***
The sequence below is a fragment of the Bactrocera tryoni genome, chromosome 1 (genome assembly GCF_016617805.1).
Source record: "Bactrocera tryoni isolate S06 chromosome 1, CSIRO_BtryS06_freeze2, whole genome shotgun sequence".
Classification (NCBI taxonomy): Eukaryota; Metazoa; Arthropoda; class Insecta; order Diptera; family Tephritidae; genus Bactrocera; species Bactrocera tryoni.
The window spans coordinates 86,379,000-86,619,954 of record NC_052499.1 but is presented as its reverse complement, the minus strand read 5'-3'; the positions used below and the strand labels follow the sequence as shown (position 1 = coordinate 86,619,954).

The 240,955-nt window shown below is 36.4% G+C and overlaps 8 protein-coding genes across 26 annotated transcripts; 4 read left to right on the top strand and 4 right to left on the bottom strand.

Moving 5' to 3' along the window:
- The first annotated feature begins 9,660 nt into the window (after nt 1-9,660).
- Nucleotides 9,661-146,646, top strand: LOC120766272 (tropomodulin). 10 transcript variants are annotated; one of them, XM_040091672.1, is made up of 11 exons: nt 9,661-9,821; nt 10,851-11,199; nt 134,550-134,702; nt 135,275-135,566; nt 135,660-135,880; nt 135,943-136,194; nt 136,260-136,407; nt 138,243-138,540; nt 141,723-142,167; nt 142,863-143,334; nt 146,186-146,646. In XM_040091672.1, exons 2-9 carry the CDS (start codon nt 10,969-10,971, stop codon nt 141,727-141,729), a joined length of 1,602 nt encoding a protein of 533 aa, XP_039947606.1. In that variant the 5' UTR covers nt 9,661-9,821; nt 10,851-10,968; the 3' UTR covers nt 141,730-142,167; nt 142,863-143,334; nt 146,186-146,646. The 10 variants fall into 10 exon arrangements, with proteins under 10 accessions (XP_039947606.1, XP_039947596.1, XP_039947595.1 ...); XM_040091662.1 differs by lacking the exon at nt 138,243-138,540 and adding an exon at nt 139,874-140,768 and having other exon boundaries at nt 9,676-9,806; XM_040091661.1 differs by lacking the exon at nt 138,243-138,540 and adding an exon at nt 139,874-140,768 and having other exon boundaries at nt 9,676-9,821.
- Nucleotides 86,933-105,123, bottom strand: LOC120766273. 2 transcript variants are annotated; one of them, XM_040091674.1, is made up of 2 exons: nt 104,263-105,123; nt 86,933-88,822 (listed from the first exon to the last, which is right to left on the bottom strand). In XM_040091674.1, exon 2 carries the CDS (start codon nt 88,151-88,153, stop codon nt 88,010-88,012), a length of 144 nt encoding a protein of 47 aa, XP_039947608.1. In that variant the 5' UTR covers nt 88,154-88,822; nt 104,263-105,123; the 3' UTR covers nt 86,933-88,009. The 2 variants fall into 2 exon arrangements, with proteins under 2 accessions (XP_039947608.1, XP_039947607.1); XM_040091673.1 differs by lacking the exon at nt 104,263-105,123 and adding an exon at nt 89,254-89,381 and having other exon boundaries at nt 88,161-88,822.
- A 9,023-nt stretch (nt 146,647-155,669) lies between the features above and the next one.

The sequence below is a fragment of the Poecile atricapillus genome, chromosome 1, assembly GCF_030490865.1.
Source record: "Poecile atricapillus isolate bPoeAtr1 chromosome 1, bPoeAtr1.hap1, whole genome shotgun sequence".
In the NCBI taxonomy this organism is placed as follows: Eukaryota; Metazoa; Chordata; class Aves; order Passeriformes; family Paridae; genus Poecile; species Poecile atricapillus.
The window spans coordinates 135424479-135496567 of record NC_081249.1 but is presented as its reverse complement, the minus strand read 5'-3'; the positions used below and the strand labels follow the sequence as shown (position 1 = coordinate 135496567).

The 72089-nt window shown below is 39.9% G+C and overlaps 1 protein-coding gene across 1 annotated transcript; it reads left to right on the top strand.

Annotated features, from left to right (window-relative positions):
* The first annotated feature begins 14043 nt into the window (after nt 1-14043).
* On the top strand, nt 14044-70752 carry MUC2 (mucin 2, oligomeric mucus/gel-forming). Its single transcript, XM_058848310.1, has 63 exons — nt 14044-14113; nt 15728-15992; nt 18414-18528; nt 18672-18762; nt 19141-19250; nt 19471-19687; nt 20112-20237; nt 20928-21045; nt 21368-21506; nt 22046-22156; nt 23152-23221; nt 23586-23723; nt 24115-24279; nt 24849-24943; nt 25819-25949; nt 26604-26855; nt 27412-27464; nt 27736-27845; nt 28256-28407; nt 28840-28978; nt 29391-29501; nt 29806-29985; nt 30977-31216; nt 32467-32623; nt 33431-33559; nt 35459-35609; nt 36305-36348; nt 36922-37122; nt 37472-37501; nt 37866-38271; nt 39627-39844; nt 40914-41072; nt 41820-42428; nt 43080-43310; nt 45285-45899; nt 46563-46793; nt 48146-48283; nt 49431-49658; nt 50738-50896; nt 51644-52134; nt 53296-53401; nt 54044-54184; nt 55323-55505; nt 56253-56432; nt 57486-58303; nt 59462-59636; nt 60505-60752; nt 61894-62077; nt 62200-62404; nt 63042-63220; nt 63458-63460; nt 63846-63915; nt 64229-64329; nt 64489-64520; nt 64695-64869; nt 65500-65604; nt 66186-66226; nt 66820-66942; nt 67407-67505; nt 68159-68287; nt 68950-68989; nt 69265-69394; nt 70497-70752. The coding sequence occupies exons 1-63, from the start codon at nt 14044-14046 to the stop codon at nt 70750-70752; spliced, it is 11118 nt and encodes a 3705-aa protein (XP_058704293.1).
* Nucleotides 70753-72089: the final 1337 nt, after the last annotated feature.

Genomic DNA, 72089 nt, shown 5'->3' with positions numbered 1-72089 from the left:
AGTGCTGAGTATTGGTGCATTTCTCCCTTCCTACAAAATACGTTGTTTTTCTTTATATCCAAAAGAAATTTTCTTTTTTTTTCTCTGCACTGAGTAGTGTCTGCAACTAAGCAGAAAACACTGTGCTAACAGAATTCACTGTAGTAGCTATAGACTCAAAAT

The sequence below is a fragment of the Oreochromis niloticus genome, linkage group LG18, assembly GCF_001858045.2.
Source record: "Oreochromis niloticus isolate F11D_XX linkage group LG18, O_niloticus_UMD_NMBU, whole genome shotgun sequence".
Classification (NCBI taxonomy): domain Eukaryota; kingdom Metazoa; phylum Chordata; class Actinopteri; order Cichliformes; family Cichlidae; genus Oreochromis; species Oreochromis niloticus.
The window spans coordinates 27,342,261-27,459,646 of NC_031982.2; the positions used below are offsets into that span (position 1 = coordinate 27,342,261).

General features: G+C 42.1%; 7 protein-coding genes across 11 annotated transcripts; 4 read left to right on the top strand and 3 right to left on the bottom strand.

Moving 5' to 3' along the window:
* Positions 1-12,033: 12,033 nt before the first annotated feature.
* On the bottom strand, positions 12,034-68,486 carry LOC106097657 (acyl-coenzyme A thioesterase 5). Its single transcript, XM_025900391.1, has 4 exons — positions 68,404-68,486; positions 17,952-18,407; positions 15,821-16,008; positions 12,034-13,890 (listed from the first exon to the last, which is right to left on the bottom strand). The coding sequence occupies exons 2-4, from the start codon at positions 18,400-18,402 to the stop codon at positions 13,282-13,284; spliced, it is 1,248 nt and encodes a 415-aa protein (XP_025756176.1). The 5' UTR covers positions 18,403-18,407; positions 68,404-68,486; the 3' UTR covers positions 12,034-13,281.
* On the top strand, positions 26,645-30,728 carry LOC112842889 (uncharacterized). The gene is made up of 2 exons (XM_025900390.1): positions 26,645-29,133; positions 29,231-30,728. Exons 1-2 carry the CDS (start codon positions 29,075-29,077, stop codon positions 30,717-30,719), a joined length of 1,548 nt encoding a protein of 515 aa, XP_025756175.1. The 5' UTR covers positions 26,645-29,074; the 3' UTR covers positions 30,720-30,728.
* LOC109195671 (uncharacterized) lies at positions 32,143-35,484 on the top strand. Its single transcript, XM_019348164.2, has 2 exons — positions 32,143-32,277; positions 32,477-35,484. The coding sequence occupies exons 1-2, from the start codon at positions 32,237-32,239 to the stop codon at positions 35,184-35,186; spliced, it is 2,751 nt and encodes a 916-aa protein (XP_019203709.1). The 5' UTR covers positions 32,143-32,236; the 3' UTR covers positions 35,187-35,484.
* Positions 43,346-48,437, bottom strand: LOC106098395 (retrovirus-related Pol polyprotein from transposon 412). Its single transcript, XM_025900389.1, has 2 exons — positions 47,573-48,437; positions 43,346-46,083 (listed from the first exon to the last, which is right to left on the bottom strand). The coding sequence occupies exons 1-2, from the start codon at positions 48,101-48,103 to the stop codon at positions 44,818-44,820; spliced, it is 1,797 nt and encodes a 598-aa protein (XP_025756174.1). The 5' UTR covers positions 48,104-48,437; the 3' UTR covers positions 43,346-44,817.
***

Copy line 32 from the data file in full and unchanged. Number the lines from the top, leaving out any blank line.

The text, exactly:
* Positions 43,346-48,437, bottom strand: LOC106098395 (retrovirus-related Pol polyprotein from transposon 412). Its single transcript, XM_025900389.1, has 2 exons — positions 47,573-48,437; positions 43,346-46,083 (listed from the first exon to the last, which is right to left on the bottom strand). The coding sequence occupies exons 1-2, from the start codon at positions 48,101-48,103 to the stop codon at positions 44,818-44,820; spliced, it is 1,797 nt and encodes a 598-aa protein (XP_025756174.1). The 5' UTR covers positions 48,104-48,437; the 3' UTR covers positions 43,346-44,817.